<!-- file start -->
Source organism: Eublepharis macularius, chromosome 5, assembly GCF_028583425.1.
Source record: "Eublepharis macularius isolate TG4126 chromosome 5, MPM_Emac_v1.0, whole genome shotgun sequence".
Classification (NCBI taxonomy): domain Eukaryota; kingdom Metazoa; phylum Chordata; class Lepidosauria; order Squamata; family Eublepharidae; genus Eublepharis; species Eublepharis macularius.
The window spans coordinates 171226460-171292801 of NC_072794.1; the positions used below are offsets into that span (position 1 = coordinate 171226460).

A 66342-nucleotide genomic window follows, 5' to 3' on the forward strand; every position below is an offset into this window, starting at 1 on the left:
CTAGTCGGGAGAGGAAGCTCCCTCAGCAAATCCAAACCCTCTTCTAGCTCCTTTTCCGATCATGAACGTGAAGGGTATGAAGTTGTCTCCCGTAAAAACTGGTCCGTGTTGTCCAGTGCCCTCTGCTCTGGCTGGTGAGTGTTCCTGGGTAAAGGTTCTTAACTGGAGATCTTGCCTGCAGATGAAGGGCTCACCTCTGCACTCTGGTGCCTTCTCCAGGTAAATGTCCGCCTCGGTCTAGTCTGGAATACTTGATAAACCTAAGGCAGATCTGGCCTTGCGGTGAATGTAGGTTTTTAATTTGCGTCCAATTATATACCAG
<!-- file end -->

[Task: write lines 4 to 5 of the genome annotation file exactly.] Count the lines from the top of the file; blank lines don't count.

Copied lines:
The window spans coordinates 171226460-171292801 of NC_072794.1; the positions used below are offsets into that span (position 1 = coordinate 171226460).

A 66342-nucleotide genomic window follows, 5' to 3' on the forward strand; every position below is an offset into this window, starting at 1 on the left: